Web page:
A Note To My Readers: Today I decided to begin the process of developing a list of my direct ancestral lines -an index of sorts- from the first European to step off a ship and on to the New World. I regard the list of names as passengers who ride time through a wormhole…and I am along for the ride.
a Martin, Purdy, Penird, Curtis/Curtice, Carwithyn, Case, Curry, Learn, Jennings, James, Bowker, Roberts, Powers, Colwell, Frear/Freer, De Lay Haye, Le Roy, Van Bommel, Mynderse, Louw, Heermanse, Persen, Theuynes, Pierson, Gould, Richardson, Wellman, Willmarth, Billington, Myers, Van Kleeck, Bennett, Tobey, Jenne, Dawson, Hobbs, Garfield, Lambert, Chancy, Gunn, Williams, Van Dorn, Smith (two lines), Irwin, Davenport (two lines), Moulthrop, Street, Halle, Woodward, Hunt, Longstreet, Woertman, Briggs, Graford, Schenck, Shubber, Hinckley, Bliss, Brokaw, Ingersoll, Weyburn, Bratton, Wilson, Rowley (two lines), Green(e), Tyler, Downing, Robinson, Rowland, Hill, Franklin, Palmer, Coleman, Titus, Hoag, Germond, Wright, Searing, Dickinson, Bartlett, Elliott, Fuller (two lines), Johnson, Potter.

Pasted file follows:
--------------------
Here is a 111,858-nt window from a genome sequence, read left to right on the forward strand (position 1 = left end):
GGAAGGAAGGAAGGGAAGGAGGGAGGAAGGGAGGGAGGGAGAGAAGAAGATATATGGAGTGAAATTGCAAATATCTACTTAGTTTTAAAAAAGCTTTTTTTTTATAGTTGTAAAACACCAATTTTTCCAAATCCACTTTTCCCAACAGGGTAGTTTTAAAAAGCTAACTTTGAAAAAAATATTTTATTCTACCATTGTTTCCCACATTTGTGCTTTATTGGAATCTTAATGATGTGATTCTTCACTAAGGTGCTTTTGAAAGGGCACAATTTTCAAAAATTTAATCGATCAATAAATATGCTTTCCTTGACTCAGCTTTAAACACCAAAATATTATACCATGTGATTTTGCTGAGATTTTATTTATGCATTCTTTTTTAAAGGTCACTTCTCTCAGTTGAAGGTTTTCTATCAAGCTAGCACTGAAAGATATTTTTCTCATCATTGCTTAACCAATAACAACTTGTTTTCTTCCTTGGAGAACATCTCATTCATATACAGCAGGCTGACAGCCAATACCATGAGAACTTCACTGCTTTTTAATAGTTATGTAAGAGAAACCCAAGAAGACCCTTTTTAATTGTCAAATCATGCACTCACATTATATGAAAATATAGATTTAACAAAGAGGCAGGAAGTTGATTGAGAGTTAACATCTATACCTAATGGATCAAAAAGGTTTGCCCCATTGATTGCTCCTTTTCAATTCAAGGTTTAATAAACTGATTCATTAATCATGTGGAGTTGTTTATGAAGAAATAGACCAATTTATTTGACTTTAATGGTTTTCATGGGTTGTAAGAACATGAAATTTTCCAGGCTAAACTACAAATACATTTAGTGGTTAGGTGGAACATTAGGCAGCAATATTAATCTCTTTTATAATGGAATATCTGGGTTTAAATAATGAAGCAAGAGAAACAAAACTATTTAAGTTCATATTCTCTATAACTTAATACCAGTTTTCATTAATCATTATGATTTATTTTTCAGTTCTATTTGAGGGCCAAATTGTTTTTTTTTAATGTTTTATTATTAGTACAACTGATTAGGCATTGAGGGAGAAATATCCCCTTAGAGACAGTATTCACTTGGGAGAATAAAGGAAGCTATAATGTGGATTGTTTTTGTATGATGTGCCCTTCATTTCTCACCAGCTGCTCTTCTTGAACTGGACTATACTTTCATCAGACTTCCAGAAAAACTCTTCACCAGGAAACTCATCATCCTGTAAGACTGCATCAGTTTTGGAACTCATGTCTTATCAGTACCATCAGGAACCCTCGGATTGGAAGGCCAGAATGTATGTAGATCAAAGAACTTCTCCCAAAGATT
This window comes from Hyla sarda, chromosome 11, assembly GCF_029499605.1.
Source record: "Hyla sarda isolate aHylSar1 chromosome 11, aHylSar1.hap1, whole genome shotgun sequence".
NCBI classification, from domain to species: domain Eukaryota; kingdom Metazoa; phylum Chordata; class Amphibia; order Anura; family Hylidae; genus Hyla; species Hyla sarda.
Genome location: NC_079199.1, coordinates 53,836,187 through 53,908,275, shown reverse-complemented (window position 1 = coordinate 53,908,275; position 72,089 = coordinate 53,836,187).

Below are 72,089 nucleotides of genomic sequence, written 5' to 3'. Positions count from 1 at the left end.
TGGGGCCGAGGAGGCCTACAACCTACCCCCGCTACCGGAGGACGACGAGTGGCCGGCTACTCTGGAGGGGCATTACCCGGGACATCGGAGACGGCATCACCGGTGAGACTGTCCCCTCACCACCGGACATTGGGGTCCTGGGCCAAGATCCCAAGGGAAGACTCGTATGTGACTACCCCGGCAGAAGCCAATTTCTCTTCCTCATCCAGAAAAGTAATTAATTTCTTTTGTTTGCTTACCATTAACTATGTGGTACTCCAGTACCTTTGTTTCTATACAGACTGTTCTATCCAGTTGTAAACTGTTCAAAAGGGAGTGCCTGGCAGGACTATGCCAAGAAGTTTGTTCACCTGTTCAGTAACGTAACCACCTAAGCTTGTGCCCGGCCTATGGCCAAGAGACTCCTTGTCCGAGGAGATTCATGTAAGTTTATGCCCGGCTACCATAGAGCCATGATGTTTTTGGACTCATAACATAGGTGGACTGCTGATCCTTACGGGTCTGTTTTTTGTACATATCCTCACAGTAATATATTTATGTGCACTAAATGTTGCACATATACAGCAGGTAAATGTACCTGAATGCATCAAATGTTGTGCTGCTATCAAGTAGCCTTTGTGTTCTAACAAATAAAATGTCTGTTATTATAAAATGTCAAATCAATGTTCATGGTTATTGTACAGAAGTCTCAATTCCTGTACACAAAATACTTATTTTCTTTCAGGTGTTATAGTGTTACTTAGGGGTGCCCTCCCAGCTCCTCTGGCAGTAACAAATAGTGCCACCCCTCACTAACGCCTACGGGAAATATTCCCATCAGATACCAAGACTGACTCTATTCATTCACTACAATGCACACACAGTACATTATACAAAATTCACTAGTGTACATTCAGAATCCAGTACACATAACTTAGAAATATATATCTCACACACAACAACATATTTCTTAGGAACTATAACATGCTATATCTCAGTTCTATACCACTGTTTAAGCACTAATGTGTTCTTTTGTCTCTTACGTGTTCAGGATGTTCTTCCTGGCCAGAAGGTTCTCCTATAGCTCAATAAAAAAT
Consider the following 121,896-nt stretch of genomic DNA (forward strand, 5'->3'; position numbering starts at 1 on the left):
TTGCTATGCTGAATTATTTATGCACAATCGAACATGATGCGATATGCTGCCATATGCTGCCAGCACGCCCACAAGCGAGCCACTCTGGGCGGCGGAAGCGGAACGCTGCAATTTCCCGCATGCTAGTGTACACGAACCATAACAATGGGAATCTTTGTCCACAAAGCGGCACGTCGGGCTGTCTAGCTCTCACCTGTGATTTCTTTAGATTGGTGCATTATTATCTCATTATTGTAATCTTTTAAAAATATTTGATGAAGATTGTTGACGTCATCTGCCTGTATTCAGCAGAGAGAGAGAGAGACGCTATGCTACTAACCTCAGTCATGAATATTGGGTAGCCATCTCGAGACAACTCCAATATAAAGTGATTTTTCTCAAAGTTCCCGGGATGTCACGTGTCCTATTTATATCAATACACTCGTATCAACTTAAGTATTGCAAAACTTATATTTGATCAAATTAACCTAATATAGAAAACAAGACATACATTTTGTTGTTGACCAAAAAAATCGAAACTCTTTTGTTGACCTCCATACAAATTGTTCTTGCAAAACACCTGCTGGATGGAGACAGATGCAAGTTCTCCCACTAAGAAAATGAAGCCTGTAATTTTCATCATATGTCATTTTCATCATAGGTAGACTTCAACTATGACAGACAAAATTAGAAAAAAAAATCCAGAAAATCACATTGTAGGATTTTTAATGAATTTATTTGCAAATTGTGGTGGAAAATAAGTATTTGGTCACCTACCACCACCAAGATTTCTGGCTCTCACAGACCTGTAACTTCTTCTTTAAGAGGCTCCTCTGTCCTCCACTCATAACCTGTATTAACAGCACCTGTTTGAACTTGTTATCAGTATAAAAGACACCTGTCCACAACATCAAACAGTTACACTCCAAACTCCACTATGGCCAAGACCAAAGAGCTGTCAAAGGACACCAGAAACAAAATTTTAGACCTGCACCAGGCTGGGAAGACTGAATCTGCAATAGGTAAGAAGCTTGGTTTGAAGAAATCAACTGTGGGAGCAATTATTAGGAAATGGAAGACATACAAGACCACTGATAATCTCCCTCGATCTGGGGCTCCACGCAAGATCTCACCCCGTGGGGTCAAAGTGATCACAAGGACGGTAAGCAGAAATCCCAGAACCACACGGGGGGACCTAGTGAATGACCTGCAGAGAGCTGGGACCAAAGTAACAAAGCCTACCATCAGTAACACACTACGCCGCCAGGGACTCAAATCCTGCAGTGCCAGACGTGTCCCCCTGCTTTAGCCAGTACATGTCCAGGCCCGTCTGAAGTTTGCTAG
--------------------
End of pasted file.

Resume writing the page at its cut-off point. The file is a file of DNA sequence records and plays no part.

I am them. They are me.
Among them are sea captains and privateers, physicians, preachers, farmers, innkeepers, tailors, stonemasons, teachers, canal ‘boatmen’, bootmakers, theater owners, haberdashers, seamstresses, surveyors, merchants, carriage makers, master painters, carpenters, a stenographer, speculators, abolitionists, suffragettes, a politician or two, a murderer (Mayflower passenger, John Billington), Quakers, Mayflower passengers, Huguenots, Revolutionary War soldiers and Civil War soldiers.